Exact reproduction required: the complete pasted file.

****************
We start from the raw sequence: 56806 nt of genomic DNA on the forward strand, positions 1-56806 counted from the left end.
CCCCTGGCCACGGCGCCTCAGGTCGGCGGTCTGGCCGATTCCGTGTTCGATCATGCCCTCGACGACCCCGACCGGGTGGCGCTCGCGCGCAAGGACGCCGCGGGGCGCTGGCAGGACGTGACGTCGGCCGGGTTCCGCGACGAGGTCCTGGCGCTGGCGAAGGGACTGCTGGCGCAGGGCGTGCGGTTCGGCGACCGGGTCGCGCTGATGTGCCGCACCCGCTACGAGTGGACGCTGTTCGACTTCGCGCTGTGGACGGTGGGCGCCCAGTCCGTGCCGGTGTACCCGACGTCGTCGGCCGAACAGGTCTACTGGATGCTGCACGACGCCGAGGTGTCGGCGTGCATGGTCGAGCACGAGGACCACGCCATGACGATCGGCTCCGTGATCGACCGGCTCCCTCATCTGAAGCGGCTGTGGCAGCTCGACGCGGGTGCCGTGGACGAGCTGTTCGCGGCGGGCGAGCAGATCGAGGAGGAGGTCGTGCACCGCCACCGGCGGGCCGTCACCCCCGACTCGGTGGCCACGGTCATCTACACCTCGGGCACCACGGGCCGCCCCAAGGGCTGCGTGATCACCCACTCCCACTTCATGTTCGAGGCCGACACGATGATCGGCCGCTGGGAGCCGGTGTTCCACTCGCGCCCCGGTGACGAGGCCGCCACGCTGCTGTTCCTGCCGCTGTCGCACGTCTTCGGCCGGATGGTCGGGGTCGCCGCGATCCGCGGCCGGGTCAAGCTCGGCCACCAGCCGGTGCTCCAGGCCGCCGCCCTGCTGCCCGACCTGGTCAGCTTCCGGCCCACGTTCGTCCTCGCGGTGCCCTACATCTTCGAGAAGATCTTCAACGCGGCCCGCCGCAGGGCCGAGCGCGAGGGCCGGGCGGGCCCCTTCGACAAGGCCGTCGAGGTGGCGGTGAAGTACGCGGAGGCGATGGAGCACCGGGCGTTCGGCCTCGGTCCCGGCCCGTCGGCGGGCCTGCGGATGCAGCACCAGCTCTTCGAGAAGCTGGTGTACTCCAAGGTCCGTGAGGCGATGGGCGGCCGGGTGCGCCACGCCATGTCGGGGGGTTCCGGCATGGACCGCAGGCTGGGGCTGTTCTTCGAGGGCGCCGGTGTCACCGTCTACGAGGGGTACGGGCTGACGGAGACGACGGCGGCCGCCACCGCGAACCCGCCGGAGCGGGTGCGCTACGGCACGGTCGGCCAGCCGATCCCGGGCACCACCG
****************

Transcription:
We start from the raw sequence: 56806 nt of genomic DNA on the forward strand, positions 1-56806 counted from the left end.
CCCCTGGCCACGGCGCCTCAGGTCGGCGGTCTGGCCGATTCCGTGTTCGATCATGCCCTCGACGACCCCGACCGGGTGGCGCTCGCGCGCAAGGACGCCGCGGGGCGCTGGCAGGACGTGACGTCGGCCGGGTTCCGCGACGAGGTCCTGGCGCTGGCGAAGGGACTGCTGGCGCAGGGCGTGCGGTTCGGCGACCGGGTCGCGCTGATGTGCCGCACCCGCTACGAGTGGACGCTGTTCGACTTCGCGCTGTGGACGGTGGGCGCCCAGTCCGTGCCGGTGTACCCGACGTCGTCGGCCGAACAGGTCTACTGGATGCTGCACGACGCCGAGGTGTCGGCGTGCATGGTCGAGCACGAGGACCACGCCATGACGATCGGCTCCGTGATCGACCGGCTCCCTCATCTGAAGCGGCTGTGGCAGCTCGACGCGGGTGCCGTGGACGAGCTGTTCGCGGCGGGCGAGCAGATCGAGGAGGAGGTCGTGCACCGCCACCGGCGGGCCGTCACCCCCGACTCGGTGGCCACGGTCATCTACACCTCGGGCACCACGGGCCGCCCCAAGGGCTGCGTGATCACCCACTCCCACTTCATGTTCGAGGCCGACACGATGATCGGCCGCTGGGAGCCGGTGTTCCACTCGCGCCCCGGTGACGAGGCCGCCACGCTGCTGTTCCTGCCGCTGTCGCACGTCTTCGGCCGGATGGTCGGGGTCGCCGCGATCCGCGGCCGGGTCAAGCTCGGCCACCAGCCGGTGCTCCAGGCCGCCGCCCTGCTGCCCGACCTGGTCAGCTTCCGGCCCACGTTCGTCCTCGCGGTGCCCTACATCTTCGAGAAGATCTTCAACGCGGCCCGCCGCAGGGCCGAGCGCGAGGGCCGGGCGGGCCCCTTCGACAAGGCCGTCGAGGTGGCGGTGAAGTACGCGGAGGCGATGGAGCACCGGGCGTTCGGCCTCGGTCCCGGCCCGTCGGCGGGCCTGCGGATGCAGCACCAGCTCTTCGAGAAGCTGGTGTACTCCAAGGTCCGTGAGGCGATGGGCGGCCGGGTGCGCCACGCCATGTCGGGGGGTTCCGGCATGGACCGCAGGCTGGGGCTGTTCTTCGAGGGCGCCGGTGTCACCGTCTACGAGGGGTACGGGCTGACGGAGACGACGGCGGCCGCCACCGCGAACCCGCCGGAGCGGGTGCGCTACGGCACGGTCGGCCAGCCGATCCCGGGCACCACCG